Curing a hook and what causes a hook in golf
Just about all golfers fear a shank. In reality though, they are an easy fix when you know the causes. It's not often that a shank will pop up randomly either.
They seem to come in groups (one shank loves another) and go on for a while. Once fixed, they usually go away and don't come back.
For higher handicappers misses such as whiffs and tops give them much more grief.
For skilled players however, it's the hook that is one of the most bothersome misses in the game.
Hooks can occur at any time and are dangerous miss hits as they are extremely difficult to control.
Finding and fixing what causes a hook in golf is crucial for low to high handicappers alike.
There are two types of hooks in golf:
1) A pull hook
2) A true hook
Here we are going to discuss the true hook, it's causes and corrections you can make if you are hooking the ball whether it be your tee shot or your approach shot into the green.
A true hook in golf is a shot that starts out to the right of your target (for right handed players) or starts straight, but then curves back to the left.
This is caused by a combination of club path through impact and face alignment at impact.
Growing up we were all taught that the ball starts in the direction of your path (where the clubhead is travelling) and then curves and ends up in the direction of where your clubface was at impact.
We know now with the advent of launch monitors and increases in technology that it's really the face that has the biggest influence, 75% of the influence in fact with your irons and 85% with your driver.
So simply put, if your club face is shut at impact, your ball is probably going to hook and if you swung on an inside/out path, you can call it a true hook.
If you swung on an outside/in path and got the face closed at impact you could call it a pull hook.
To correct a true hook you need to figure out why you are swinging inside/out through impact and getting the face closed.
This requires a close investigation of your grip, posture, alignment, swing path/plane and release.
If hooking is your problem you want to make sure that you don't have an overly strong grip.
This means that you don't want to have your hands and forearms turned away from the target too much at impact.
The V's that form between your thumb and index finger on each hand should point more straight up at address rather than towards your rear shoulder.
If you are leaning back too much on your rear side or getting your rear shoulder too low at impact it's going to encourage an excessive inside takeaway.
Make sure that you feel more stacked (shoulders on top of hips) and that your weight is 50/50 with your irons and just a bit more on your backside 40/60 with your driver.
If you are hooking you are most likely aiming to the right of your target (for right handed players).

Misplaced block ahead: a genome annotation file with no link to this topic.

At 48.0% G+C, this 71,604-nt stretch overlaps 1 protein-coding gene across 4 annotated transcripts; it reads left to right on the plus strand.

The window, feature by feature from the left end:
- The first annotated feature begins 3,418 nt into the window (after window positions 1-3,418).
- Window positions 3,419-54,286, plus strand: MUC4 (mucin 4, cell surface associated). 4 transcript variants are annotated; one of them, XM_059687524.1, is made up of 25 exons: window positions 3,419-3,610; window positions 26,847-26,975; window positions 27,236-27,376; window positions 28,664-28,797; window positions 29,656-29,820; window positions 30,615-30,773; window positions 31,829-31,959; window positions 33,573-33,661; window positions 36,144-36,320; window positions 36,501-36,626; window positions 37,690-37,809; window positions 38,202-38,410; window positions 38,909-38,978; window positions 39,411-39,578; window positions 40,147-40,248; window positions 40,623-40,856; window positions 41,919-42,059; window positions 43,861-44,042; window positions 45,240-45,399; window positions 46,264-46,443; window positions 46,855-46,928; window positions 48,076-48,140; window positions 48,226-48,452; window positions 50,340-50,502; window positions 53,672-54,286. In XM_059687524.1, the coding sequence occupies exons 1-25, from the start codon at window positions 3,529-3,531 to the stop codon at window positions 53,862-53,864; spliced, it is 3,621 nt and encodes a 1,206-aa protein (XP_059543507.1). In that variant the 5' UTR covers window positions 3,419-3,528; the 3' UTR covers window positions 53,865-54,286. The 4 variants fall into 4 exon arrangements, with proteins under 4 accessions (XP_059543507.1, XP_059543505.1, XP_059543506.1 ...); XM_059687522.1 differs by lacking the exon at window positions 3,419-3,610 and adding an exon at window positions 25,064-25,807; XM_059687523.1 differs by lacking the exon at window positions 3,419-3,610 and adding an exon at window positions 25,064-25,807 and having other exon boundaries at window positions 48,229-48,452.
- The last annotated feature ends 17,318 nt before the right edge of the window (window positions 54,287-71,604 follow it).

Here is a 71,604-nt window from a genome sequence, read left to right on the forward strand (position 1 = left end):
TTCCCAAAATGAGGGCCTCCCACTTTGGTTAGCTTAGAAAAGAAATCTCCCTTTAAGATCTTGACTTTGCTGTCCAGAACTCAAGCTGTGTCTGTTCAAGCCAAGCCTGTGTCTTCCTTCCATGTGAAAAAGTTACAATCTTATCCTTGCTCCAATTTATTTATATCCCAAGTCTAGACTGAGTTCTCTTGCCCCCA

This encourages an inside/out path in relation to your target line.
Check to make sure that you are setting up square to your target line with your feet, knees, hips, shoulders and forearms.
The last thing you want to do when you are hooking is get the club behind you too much and get it trapped.
Swinging too far inside/out through impact will only encourage a hook.
Try keeping the club and your arms in front of your chest throughout the swing. It's where they started at address, so don't change that relationship.
Imagine there is a wall lined up with the ball of your feet and don't crash into the wall in the takeaway. Work your club up the wall and then down again as you swing into the ball.
Keeping your swing on the right golf swing plane is vital to stopping you hooking the golf ball.
Losing your timing or sequence through impact can certainly cause the club face to shut too quickly.
Be sure to keep a solid kinematic sequence in your swing allowing body parts to fire in the correct order.
That means you start your downswing from the ground up firing your hips first, then your shoulders, then your arms and then your hands.
If you get out of sequence and start firing with your upper body first in the downswing it's easy to get the face closed.
What you need to do next
Hopefully the above guide will help you to quickly diagnose what causes a hook in golf and work your way out of it.
Start by evaluating your set up because each link is only as good as the one before it.
If you start neutral, you can swing neutral, but if you start out of whack then your entire swing will be one compensation after another. That sure keeps things interesting, but we golfers prefer to be boring!
Maria Palozola is a Top 50 Instructor with the LPGA and is also ranked by Golf Digest as a Top 5 instructor in the state of Missouri.
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